Modelación Matemática

In the framework of the XIV edition of the dengue international course

Three days Course on construction and use of mathematical models for dengue transmission and control

17 to 19 August, 2015

¨Pedro Kouri¨ Tropical Medicine Institute
The University of Florida, USA

Instructors:  Tom Hladish, Diana Rojas, Ira Longini (Florida University) and Martha Castro (IPK)

Language: English

Capacity: 20 participants maximum

Those interested contact Dr. Martha Castro to

Fees: 250.00 CUC (meals not included)

In this course, participants will learn to construct and analyze mathematical models for dengue transmission and control. They will learn about deterministic models, but we will concentrate on individual-level stochastic models.  The course will be taught via nine, one-hour models, with three taught per day.  There will be extra time to help participants with modeling exercises on the computer.

1.  Introduction:
–    What is a model, and why are they important in epidemiology?
–    Brief history of epidemiological models and their successful application.
–    Overview of types of models and their trade-offs.
2.  Natural history of dengue & Aedes spp.:
–    Mosquito-borne, symptoms, incidence and range.
–    Serotypes and primary/secondary infection dynamics.
–    Stages & durations
3.  Ross-Macdonald model:
–    Explanation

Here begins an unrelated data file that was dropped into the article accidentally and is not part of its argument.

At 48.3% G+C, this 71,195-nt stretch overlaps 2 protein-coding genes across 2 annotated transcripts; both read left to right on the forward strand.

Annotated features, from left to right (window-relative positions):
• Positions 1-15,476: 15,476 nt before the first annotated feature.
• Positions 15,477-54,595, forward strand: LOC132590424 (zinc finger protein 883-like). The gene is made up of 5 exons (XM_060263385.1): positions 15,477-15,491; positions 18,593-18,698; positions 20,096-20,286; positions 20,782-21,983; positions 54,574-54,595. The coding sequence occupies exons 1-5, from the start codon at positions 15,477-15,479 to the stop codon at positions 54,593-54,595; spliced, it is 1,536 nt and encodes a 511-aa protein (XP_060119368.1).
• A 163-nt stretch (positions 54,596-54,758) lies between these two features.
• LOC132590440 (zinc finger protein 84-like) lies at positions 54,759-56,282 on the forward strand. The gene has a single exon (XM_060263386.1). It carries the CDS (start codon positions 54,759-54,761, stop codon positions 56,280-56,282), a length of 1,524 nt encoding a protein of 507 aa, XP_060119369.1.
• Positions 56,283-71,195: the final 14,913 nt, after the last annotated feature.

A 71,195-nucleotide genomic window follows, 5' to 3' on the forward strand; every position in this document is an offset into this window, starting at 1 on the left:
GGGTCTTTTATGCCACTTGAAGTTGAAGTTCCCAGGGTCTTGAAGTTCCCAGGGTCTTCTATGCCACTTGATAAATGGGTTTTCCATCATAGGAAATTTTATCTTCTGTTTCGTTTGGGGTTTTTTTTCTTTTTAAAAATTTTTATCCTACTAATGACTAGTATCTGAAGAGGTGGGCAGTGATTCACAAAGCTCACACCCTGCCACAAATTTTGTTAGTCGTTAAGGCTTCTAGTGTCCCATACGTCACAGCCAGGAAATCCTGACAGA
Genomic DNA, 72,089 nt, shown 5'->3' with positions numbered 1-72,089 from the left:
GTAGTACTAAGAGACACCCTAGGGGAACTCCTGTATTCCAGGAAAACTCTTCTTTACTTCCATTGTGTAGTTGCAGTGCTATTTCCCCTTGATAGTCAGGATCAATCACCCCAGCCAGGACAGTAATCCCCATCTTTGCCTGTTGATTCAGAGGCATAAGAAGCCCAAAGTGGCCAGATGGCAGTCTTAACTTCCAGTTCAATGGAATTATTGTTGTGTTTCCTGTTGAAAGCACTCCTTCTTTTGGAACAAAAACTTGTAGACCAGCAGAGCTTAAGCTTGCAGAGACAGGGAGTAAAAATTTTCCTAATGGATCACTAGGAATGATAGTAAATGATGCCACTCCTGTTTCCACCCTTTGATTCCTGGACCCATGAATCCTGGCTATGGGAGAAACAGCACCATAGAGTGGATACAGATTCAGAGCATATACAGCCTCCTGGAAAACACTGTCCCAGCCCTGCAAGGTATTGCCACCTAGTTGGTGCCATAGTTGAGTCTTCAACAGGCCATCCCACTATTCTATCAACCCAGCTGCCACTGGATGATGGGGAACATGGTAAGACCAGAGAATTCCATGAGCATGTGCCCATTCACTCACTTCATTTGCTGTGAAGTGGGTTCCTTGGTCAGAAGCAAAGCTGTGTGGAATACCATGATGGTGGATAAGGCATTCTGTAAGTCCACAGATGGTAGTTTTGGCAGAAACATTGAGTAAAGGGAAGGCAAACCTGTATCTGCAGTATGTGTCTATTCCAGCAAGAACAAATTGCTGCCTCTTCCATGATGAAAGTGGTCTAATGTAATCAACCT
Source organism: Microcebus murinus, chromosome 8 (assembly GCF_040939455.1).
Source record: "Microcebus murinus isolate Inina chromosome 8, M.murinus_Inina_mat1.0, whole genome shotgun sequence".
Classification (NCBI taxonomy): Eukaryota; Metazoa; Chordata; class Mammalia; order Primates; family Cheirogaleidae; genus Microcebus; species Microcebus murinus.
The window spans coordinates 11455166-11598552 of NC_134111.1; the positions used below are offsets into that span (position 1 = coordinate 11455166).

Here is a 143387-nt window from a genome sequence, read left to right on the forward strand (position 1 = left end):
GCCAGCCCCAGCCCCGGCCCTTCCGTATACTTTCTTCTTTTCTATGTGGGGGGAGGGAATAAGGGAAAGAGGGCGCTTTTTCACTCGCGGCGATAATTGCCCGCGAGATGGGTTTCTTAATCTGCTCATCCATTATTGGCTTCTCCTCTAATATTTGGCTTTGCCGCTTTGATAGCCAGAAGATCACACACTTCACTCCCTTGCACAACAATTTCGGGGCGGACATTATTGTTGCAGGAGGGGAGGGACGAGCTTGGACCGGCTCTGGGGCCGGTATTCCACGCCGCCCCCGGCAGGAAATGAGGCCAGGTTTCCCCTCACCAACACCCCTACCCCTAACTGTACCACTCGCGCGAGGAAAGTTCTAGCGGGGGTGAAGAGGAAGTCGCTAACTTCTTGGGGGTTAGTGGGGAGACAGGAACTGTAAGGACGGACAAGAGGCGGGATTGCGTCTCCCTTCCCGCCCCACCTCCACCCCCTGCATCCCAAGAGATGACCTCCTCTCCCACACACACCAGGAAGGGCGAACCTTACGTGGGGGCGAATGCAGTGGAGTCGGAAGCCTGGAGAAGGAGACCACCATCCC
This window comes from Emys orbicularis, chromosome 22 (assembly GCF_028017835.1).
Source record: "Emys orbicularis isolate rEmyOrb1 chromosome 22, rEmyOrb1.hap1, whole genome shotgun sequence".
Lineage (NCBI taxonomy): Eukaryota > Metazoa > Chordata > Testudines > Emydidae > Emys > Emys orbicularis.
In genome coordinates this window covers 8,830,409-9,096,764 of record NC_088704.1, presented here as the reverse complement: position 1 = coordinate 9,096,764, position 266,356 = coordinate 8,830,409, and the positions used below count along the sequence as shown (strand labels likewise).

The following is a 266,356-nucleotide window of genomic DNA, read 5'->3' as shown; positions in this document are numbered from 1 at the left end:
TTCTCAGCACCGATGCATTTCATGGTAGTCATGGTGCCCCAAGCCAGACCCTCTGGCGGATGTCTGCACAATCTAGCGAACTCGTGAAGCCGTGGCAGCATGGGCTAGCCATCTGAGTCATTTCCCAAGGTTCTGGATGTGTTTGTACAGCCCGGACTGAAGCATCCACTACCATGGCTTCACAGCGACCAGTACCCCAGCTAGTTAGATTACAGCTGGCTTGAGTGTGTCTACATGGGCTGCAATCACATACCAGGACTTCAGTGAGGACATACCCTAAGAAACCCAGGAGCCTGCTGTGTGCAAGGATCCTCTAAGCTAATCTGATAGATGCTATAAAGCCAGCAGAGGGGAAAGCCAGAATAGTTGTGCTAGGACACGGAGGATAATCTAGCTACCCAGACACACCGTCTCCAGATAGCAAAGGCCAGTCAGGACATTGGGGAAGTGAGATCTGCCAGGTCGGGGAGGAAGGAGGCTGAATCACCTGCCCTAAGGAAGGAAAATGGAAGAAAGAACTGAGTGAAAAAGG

–    Implementation
–    Explore dynamics
4.  Determinism & stochasticity:
–    Introduce stochastic version of R-M
–    Consequences of deterministic vs. stochastic models
–    Choice of random variables for model mechanisms
–    Pseudo random numbers and seeding
5.  Agent-based modeling:
–    Natural history to model structure
–    Computational and storage complexity concerns
–    Language and hardware choices
–    Brief discussion of parallelizeable approaches
6.  Object-oriented programming:
–    People, mosquitoes and locations as variables
–    Advantages of literate programming
–    Pseudocode and real-code examples
–    Add functionality to a simple, working agent-based model
7.  Data sources and limitations:
–    Epidemiological
–    Demographic
–    Entomological
–    Geographic
8.  Model fitting and validation:
–    Models must be validated for a particular purpose
–    Bayesian parameter estimation
–    Priors, posteriors, and metrics
–    ABC tutorial
–   Brief discussion of more advanced topics like convergence, identifiability and correlations
9.  Interventions:
–    Available and emerging options
–    Availability and limitations of efficacy/effectiveness data
–    Model representations
–    Discussion of effect on model dynamics